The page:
Influenza D transmits between cattle, causes mild disease
Cattle serve as a natural reservoir for influenza D, which causes mild upper respiratory disease and can be transmitted to other cattle through contact, according to a Mar 30 study in the Journal of Virology.
Researchers from Mississippi State University and St. Jude Children's Research Hospital intranasally inoculated three healthy calves with flu D, a virus in the family Orthomyxoviridae initially identified in swine in 2011. Inoculated calves were compared to three control cows and three calves placed in direct contact with inoculated cattle.
All inoculated and contact calves seroconverted to flu D, and virus was detected in tissues of the nasal passage, trachea, and bronchus. Inoculated calves experienced higher increases in inflammatory markers, such as neutrophil tracking and tracheal epithelial attenuation, which could make them more susceptible to co-infections, the authors said.
Though inoculated and contact calves had mild signs of disease consistent with upper respiratory infections, clinical signs appeared enhanced in contact animals, the authors said. Disease in the inoculated group involved dry coughing, nasal discharge, depression, and mild abnormal lung sounds, while the contact group experienced abnormal lung sounds and nasal and eye discharge.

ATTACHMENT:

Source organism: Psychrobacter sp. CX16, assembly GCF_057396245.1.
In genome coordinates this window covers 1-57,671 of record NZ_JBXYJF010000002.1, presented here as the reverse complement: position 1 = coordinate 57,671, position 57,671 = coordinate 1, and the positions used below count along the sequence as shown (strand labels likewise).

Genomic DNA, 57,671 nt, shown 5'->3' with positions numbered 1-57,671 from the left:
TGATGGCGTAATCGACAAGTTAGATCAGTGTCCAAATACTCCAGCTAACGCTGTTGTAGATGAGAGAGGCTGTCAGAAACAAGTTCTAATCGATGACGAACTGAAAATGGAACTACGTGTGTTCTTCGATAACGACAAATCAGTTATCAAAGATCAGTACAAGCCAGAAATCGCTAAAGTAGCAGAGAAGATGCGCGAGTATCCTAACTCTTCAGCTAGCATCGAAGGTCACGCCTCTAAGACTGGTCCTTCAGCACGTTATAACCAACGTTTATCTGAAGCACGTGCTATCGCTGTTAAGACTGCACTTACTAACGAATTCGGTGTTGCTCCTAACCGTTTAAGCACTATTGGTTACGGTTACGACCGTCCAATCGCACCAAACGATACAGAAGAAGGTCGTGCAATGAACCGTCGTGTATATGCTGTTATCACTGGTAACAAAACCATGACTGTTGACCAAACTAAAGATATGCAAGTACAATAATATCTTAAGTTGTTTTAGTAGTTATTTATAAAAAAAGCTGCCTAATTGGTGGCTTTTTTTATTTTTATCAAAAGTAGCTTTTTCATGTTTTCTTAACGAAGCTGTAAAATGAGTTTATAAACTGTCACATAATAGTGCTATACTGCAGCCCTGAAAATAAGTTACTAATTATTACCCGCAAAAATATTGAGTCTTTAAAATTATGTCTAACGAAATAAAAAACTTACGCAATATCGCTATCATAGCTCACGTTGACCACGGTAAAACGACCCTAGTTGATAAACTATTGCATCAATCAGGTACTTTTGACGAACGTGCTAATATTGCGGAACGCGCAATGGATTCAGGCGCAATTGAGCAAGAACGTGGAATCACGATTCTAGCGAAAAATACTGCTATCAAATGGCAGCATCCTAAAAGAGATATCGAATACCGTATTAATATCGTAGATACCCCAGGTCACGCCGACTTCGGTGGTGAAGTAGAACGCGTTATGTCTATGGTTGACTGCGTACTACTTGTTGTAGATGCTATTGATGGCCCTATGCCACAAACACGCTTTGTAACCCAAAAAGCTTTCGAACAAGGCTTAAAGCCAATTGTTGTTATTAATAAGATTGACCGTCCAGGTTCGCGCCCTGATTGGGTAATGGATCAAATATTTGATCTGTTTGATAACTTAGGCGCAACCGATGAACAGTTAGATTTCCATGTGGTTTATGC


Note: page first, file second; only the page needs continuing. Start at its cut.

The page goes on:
Two ferrets exposed to flu D fomites (plastic toys soaked with nasal discharge) from the infected cows did not seroconvert or shed virus, suggesting that flu D cannot be transmitted through fomites to ferrets but can successfully be transmitted through contact between cattle, which serve as a natural reservoir for the virus, the authors said.
Mar 30 J Virol study
Low-path H5N3 detected on French goose farm
French agriculture officials recently reported another low-pathogenic H5N3 avian flu outbreak, detected during routine surveillance at a goose breeding farm in Landes department in the southwestern part of the country, according to an Apr 1 report to the World Organization for Animal Health (OIE).
The farm in Montaut had 700 birds, which are slated for culling. The event began on Mar 17 and was declared resolved on Mar 31. Other control measures include disinfection, screening, and poultry tracking.
France has battled several avian flu outbreaks since December, involving several different strains, including highly pathogenic H5N1, H5N2, and H5N9. The events have occurred in departments in the country's southwestern region. The most recent outbreak is the fifth to involve low-pathogenic H5N3.
Apr 1 OIE report